“You miss 100 percent of the shots you never take.” – Wayne Gretzky
Old school — Walter Payton, “Sweetness”, chargin’ the hills
Here’s a workout that I and my good friend, Bryan Barksdale, knocked-out this week. What I’d like to cover are some of the various ways we can Autoregulate this very basic MetCon workout. And to do so, we need a quick discussion on proficiency vs efficiency.
Bryan is medical student, and the founder of the uber-successful Austin Primal Living Meetup group, and his wife, Tracy, co-owns Austin’s True Nature gym, a one-of-it’s-kind Parkour/MovNat inspired training facility. Together, they’re a big reason why Austin is THE epicenter of physical culture. At any rate, Bryan is a 6’0”, 155 lb friggin’ jackalope, and this type of workout is right in his wheelhouse. And even though he hasn’t thrown-down like this in quite a while, he still put a real hurtin’ on me. Thanks, bro 😉
So here’s the set-up — a nice little MetCon, with an emphasis on hill sprints:
3 x (approximately) 50 meter, steep incline, hill sprints (all <7.00 seconds) + 5 straight bar muscle-ups + 5 Box jump-overs + 20 dips; wash, rinse, repeat — 4 rounds worth, in 35:19
So we took enough rest between sprints to ensure we were able to complete each sprint in less than 7 seconds. In fact, I believe we hit less than 6.80 on each effort — which of course I made note of for future workouts.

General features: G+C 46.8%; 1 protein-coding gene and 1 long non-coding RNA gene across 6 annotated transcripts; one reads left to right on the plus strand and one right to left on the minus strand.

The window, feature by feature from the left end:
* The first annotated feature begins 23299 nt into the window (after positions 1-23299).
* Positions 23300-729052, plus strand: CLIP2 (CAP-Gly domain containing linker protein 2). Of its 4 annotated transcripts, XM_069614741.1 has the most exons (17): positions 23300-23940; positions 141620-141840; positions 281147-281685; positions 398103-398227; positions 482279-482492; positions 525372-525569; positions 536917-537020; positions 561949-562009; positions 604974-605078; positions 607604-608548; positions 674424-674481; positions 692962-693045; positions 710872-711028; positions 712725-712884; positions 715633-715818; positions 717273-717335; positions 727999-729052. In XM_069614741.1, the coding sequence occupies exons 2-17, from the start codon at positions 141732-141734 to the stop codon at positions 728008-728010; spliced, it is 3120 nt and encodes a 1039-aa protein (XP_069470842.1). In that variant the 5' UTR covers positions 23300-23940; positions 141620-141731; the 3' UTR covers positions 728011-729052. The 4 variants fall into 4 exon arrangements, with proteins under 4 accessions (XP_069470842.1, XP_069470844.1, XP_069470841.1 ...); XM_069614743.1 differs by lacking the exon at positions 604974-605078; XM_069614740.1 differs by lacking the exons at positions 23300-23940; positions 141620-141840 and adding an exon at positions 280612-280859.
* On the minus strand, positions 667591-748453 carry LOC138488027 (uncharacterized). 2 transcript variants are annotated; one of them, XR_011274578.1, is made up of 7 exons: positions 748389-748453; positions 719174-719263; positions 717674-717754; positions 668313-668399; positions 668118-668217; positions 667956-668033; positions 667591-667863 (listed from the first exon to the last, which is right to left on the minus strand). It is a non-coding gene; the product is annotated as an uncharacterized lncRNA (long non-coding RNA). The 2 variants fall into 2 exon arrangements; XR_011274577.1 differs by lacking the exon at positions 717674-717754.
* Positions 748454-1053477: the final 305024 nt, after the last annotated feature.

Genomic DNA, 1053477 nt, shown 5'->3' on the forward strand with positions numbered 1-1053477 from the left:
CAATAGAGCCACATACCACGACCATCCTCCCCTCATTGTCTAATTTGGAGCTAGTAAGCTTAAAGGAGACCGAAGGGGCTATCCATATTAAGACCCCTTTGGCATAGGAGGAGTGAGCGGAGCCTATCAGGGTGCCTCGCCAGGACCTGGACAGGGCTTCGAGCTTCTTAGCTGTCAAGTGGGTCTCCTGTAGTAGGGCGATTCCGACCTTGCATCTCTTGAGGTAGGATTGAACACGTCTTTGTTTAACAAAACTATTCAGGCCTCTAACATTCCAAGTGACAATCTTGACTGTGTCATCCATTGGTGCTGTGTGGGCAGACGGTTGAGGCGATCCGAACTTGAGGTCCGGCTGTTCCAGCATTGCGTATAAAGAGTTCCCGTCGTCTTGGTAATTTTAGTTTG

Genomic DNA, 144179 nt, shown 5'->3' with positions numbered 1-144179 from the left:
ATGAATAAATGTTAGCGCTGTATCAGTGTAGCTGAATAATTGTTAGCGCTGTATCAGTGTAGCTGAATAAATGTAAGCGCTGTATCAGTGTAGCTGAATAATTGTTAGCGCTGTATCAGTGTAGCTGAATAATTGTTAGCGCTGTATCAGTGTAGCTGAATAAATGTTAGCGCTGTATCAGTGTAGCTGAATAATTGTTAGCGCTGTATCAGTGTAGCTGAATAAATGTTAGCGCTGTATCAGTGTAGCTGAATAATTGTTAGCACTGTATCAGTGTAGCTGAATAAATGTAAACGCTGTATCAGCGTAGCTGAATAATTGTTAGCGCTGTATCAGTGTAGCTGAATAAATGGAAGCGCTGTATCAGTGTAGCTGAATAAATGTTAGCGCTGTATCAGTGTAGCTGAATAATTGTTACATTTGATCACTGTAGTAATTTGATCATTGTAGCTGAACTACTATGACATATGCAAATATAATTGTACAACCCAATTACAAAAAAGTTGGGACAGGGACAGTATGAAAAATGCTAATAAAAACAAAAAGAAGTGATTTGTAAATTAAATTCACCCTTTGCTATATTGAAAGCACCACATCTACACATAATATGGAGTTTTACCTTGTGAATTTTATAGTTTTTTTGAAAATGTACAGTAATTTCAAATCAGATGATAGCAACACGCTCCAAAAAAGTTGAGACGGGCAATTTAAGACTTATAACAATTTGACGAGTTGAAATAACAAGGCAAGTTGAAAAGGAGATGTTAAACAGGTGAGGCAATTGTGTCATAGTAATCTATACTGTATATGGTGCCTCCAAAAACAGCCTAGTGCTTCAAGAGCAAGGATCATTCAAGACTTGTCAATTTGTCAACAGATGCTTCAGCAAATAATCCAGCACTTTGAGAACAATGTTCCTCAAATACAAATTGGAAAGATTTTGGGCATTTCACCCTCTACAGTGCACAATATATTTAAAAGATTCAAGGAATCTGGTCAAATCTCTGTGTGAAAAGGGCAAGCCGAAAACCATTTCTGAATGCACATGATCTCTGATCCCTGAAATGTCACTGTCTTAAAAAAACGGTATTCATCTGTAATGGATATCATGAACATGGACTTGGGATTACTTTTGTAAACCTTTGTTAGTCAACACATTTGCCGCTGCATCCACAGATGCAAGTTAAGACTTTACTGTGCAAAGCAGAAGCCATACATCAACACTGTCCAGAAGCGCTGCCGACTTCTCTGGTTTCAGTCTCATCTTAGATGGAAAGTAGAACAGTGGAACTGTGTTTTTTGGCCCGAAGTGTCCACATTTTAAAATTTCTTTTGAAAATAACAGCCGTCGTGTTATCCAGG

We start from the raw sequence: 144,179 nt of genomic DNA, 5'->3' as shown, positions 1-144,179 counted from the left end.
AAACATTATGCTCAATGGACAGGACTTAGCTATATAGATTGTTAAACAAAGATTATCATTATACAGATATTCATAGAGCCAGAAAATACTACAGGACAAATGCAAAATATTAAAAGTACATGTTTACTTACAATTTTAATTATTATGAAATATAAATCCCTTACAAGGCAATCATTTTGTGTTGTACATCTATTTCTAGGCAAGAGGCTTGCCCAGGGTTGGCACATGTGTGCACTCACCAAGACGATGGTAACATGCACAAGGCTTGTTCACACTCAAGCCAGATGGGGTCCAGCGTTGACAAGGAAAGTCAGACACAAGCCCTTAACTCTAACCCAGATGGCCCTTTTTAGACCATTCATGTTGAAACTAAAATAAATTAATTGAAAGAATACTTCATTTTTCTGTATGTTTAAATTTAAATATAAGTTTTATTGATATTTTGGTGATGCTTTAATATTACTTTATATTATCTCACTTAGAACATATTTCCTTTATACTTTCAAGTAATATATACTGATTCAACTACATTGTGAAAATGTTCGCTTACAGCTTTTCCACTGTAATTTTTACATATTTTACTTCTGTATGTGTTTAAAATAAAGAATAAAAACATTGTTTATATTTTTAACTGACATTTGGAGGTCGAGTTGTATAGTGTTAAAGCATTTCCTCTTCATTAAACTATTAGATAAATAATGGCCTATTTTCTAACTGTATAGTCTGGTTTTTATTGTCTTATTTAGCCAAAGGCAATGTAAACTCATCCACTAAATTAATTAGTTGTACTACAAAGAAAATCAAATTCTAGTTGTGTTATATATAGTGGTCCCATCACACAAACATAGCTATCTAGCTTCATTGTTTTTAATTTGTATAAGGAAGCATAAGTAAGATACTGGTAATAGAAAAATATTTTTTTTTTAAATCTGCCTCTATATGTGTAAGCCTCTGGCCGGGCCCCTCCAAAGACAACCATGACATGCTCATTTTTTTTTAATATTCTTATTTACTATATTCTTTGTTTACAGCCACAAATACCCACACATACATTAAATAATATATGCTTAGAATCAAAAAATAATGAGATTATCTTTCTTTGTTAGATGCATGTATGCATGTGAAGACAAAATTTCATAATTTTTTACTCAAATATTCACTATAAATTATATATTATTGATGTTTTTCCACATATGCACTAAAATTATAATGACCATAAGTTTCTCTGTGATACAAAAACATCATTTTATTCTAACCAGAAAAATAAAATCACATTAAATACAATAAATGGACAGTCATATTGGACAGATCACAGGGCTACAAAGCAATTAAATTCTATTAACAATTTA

Now, there’s a couple of ways we can regulate this workout next time out. One, we can follow the same protocol, but push for a sub 6.8 on every sprint. Now the down side to this is that the cumulative time for the entire workout may in fact increase (owing to greater between-sprint recovery so as to ensure hitting the target time for each effort). And that’s OK, if it fits what we’re attempting to work. The next step, though, would be to shoot for a sub 6.80 on each sprint AND bettering the cumulative time.
Or, I could time each individual round, and pull the plug as soon as I miss my best effort mark of the day. This would be an example of regulating via drop-off. I could also regulate each round in the same fashion as the individual sprints. Once a good, individual round time is established (say, 7 minutes), I can go round after round (long rest between rounds) until I miss the 7-minute mark for a rounds.
But I could also not worry at all about each individual sprints’ time (other than to ensure that it’s “fast as possible”), and instead shoot for dropping the cumulative time for the entire workout. In other words, the individual sprint effort may be less, but those efforts would come more rapid fire, i.e., less recovery between efforts. If we are to consider only the sprint portion of the workout, Tuesday’s effort would hedge more toward working proficiency (or skill), with the latter set up working efficiency (or work capacity). So there’s a lot of moving parts to consider here, especially when attempting to determine what qualities (and within what context) we’re attempting to better. And there are lots of ways to skin the cat, here!